In the days prior to television, most movies (good and bad) were given a second release after seven years or so (or when one of the stars achieved greater popularity, etc), and great movies (and all Disney movies) were again re-released each additional seven years, because before TV, there was no other way to again see an old movie. But TV slowly killed off the re-release market, and now it is slowly limited to blockbusters, which is sad, because while it is great to have access to almost all old movies, watching them on a tiny screen does not really compare to seeing them on a really big screen!

linen or linenbacked - Means the item was professionally linenbacked.
pback, pbacked, or paperbacked - Means the item was professionally paperbacked.
Learn more about professional restoration.
TC indicates it is title lobby card which is a card that has a most poster-like design (whereas scene lobby cards have a photographic image from the film). Most title lobby cards would have the exact same image as the "Style A" half-sheet, and many title cards have a tiny "T/A" in the bottom right, meaning that image was used on both (the "Style B" half-sheet would often have an image found on NO other posters, which often makes them far more desirable to collectors).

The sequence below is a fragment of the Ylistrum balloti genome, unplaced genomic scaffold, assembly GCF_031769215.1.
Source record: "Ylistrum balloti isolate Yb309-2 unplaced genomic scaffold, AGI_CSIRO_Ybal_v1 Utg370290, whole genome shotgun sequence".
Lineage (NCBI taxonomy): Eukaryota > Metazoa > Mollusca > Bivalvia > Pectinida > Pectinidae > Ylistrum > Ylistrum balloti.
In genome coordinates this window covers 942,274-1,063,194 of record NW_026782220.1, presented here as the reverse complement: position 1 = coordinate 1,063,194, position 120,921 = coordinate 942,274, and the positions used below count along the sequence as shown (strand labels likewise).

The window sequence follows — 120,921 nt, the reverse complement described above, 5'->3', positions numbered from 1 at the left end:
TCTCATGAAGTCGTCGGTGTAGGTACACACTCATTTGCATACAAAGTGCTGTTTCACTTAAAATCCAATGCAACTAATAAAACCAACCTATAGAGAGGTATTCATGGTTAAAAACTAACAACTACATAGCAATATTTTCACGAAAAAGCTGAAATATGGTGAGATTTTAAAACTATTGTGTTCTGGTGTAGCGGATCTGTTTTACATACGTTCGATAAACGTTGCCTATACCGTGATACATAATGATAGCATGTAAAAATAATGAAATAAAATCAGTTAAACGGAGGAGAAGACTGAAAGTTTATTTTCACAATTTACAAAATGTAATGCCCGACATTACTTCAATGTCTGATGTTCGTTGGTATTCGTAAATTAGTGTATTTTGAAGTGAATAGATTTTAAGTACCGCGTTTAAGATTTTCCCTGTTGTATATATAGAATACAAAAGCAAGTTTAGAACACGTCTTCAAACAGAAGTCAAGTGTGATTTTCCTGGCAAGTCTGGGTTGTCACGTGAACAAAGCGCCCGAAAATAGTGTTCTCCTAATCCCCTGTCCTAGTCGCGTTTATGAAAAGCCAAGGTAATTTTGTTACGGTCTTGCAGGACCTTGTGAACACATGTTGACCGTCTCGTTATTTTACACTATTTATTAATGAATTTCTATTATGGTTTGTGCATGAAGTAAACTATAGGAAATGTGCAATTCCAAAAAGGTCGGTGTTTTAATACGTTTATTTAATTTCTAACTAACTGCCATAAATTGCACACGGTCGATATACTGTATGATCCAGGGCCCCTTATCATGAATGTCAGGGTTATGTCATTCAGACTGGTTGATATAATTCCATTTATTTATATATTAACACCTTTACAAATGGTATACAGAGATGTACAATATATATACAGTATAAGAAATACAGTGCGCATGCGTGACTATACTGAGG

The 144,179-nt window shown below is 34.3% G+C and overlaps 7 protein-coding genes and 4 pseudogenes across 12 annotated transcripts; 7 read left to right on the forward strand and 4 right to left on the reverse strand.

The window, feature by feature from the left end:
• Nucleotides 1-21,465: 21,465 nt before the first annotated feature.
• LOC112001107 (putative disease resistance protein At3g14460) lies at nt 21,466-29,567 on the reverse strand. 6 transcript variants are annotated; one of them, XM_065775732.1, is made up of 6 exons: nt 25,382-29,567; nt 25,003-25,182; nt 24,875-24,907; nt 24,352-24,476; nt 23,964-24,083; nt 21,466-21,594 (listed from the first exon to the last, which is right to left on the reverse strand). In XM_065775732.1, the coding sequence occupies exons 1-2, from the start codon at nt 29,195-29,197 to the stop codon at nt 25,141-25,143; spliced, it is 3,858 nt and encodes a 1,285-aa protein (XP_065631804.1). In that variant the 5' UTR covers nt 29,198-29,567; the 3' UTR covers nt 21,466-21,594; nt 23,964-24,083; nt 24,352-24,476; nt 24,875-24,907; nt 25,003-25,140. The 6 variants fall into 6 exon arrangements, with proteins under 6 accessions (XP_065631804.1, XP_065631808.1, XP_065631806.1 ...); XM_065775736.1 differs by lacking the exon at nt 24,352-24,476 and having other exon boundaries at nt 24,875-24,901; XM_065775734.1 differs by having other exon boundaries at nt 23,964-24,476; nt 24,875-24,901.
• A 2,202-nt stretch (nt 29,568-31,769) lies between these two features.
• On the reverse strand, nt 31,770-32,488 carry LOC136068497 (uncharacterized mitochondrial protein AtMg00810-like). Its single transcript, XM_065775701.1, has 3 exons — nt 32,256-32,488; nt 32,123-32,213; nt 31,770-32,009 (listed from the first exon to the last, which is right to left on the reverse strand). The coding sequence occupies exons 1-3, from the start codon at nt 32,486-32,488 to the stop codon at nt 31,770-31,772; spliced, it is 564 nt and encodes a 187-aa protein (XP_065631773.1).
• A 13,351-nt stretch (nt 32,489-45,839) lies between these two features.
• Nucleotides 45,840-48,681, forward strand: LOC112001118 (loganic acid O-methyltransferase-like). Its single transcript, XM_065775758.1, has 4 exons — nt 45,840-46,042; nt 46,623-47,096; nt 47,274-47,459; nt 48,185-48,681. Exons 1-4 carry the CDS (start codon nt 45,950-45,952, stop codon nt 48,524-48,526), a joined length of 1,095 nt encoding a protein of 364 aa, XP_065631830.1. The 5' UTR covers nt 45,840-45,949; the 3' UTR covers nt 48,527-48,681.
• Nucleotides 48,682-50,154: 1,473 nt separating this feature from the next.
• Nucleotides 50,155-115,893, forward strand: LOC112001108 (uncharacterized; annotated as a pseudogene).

color - Usually for stills, indicates the item is color (as opposed to black and white) #7, #6, #4, etc. - Identifies the actual number of lobby card or still the item is such as "lobby card #8". Some lobby cards and stills have no numbers, and then we refer to what the image shows. ch - chapter (used with serials
SpanUS - The item is made in the U.S. but printed in Spanish for use by theaters with Spanish-speaking audiences. supp - Supplement (most often found in pressbooks, a separate item made by studios and sent after they sent the pressbooks to theaters) signed - autographed (personally hand signed by the indicated person)

+or- - These items were sold from our oldest semi-annual sales catalogs, and the prices listed are the prices that were listed in the catalogs. Because of the way items were sold, some items may have sold for more or less than the listed prices, but every item actually sold for somewhere near that price (unsold items were deleted).

To give you more detail, I sent out the catalogs to around 2,000 people, and each one had around $200,000 of material in it, with every item having a listed price, and a black and white image of every item. Each catalog would have around 1,000 to 2,000 items, and many were 100 or more pages (each had two sections, one with the listings, and the other with the photos).